Former president Asif Ali Zardari’s long awaited arrival in Pakistan in December 2016 was not very remarkable. The co-chairperson of the PPP made his short appearance in the country only to get himself elected as chairperson of the Pakistan Peoples Party Parliamentarians (PPPP) and left his son Bilawal Bhutto Zardari to manage the affairs of the PPP as its undisputed chairperson.
With his third term in power, Zardari’s political rival, Prime Minister Mian Muhammad Nawaz Sharif is in hot waters due to the Panama leaks.
Imran Khan is overseeing all this from his house, spread over 300 kanals of land in Bani Gala.
Where does a common man stand in this scenario? The PPP ruled the country almost four times but hardly brought any good to the table of a common man. Due to its poor performance, the mainstream political party has already been confined to Sindh in the last general elections. Mega corruption scandals against the party’s stalwarts are still making headlines in the national media.
The PML-N, with its third term in power, failed to deliver on the pledges it had made to the people. Issues like frequent electricity cut-offs, gas shortages, price hikes, unemployment, poverty, violent extremism and terrorism have still been confronting a common Pakistani. The federal ministers, instead of being in their offices concentrating on issues of national and international importance, often seemed to be defending the prime minister on the Panama front.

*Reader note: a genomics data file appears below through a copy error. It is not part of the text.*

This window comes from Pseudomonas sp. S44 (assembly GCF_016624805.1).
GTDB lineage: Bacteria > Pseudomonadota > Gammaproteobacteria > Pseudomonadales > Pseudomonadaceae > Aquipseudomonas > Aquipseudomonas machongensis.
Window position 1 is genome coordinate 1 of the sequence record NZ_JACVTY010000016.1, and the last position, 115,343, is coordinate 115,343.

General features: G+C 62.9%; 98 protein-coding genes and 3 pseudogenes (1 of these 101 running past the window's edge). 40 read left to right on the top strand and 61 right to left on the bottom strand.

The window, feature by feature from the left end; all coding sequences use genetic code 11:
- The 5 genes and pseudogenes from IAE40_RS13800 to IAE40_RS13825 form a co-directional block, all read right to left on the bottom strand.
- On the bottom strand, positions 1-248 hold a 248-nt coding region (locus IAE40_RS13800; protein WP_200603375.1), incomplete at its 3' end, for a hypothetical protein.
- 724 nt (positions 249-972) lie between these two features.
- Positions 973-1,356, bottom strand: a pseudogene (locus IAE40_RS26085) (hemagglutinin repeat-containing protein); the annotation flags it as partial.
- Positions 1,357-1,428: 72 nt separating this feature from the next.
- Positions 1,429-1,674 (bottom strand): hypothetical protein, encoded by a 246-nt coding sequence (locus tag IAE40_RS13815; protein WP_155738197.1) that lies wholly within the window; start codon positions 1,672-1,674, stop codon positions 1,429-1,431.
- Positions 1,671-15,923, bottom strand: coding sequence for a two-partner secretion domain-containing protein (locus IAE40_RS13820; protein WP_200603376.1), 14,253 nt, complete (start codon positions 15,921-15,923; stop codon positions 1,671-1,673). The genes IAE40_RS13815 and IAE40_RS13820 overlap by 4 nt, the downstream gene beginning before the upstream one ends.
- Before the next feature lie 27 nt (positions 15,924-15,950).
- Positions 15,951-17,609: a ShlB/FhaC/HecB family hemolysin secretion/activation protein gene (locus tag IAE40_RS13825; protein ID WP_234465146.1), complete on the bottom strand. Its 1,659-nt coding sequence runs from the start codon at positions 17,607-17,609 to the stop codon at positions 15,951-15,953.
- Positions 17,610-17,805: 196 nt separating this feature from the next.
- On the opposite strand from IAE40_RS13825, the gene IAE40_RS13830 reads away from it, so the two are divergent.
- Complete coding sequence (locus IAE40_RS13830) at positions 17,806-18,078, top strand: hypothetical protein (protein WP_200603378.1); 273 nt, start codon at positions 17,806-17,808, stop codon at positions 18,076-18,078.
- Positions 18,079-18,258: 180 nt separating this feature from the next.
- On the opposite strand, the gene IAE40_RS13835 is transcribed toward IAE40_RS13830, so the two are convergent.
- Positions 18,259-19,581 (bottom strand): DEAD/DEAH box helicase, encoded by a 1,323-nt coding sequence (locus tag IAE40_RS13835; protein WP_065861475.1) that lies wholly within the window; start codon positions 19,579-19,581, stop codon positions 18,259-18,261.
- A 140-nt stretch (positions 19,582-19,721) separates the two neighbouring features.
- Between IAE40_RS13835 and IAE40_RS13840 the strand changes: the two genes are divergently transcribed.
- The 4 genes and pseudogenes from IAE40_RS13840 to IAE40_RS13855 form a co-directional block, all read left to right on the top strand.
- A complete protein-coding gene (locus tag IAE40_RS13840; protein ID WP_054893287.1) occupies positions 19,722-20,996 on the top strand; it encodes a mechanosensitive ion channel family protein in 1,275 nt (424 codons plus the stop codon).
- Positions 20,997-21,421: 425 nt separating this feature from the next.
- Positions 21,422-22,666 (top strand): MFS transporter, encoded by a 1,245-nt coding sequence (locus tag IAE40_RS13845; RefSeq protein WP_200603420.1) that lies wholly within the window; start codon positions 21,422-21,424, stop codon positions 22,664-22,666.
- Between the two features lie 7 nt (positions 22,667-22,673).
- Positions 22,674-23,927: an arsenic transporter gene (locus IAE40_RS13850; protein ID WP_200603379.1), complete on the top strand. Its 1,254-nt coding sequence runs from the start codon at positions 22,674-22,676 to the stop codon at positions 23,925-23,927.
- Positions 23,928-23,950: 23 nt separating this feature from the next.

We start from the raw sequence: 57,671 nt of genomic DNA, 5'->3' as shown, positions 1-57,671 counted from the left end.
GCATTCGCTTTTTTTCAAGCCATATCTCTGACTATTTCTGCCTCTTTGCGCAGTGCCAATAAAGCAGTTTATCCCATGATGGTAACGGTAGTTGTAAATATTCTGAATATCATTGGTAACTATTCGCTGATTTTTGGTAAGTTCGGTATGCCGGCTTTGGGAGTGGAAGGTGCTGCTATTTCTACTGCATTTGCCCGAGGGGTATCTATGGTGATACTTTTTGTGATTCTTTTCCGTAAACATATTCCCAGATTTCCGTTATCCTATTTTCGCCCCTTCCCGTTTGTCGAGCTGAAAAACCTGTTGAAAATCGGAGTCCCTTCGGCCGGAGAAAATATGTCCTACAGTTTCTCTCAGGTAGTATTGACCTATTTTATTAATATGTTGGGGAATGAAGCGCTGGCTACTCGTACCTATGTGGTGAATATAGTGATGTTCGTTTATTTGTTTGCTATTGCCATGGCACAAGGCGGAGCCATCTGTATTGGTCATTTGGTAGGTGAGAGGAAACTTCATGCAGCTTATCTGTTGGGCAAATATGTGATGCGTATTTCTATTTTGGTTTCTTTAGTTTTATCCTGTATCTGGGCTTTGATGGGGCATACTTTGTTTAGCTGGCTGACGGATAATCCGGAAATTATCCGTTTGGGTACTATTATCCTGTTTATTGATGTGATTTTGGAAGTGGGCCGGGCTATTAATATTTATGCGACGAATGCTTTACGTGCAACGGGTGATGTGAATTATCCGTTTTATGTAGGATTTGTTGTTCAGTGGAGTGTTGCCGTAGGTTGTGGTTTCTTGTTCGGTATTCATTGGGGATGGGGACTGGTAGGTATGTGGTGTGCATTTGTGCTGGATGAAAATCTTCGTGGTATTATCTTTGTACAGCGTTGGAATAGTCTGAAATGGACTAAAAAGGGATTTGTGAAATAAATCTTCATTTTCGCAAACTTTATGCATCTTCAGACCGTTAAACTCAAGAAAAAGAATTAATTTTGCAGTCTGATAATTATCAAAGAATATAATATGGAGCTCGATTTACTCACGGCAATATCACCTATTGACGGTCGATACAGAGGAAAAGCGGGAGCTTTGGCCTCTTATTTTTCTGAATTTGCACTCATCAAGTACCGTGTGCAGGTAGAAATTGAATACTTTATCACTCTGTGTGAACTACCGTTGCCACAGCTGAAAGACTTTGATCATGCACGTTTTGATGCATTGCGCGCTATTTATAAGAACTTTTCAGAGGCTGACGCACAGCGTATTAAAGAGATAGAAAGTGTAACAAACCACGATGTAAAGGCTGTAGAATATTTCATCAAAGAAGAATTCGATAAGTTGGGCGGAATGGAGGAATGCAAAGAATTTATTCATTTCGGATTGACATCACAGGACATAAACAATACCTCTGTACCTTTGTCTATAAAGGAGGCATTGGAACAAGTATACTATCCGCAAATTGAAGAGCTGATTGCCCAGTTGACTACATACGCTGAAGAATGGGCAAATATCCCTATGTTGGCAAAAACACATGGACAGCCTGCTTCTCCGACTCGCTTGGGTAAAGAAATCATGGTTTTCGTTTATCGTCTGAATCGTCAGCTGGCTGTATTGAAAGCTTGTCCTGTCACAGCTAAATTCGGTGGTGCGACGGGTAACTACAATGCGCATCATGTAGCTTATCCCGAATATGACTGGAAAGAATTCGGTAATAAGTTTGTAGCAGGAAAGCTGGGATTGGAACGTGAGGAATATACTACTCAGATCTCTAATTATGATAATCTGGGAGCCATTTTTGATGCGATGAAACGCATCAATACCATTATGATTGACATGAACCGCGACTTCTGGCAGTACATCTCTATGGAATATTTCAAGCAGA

Much of this opposition was determined to bring the prime minister down at any cost. Imran Khan spent most of his time accusing the prime minister instead of promoting the national cause or leading the role of a healthy opposition. His whole agenda revolves around toppling the prime minister – either through months-long sit-ins regarding electoral rigging or the lockdown of Islamabad regarding the Panama scandal.
Ironically, the existing political system provides enough room to the project-based politics of Dr Tahirul Qadri who often visits the country from Canada and leads a millions march when it suits him. Nobody knows whose cards he is playing.
After having tested the mainstream political parties, people turned to the PTI which also failed to live up to their expectations. The nation provided room to the religious parties but they were hardly any different from their predecessors. In the middle, the nationalists played their part – in Khyber Pakhtunkhwa and Balochistan - but they too failed to deliver anything substantial and brought no change in the life of people. As a last option, the nation looked to the army to come to its rescue. While the army ruled the country for almost half of the country’s political age, at the end of the day, people realised that a worst kind of democracy was better than the best kind of dictatorship.
Pakistanis need to ask themselves: do only the Sharifs – Nawaz, Shahbaz and Hamza – get the right to rule the country? Is it that only Zardari and his children have the right to write our fate? We thank Khan Abdul Ghaffar Khan and Abdul Samad Khan for their great contributions but does this provide any justification for their next generations to be leading our way?
Hayat Khan Sherpao was no doubt a hero who sacrificed his life in the line of his duty, but is it a must that his missions be accomplished by his brother and son? Maulana Fazalur Rahman, like the Chaudhrys of Gujrat and Maulana Sami Ul Haq of Akora Khattak, is cashing on his father’s name and reputation.
We have to break the shackles of traditional politics. We have to move forward and write our own future. And this is possible only when we make the right decisions at the right time. If we think this is the right time, then let us start writing our future today.
The writer is a freelance countributor.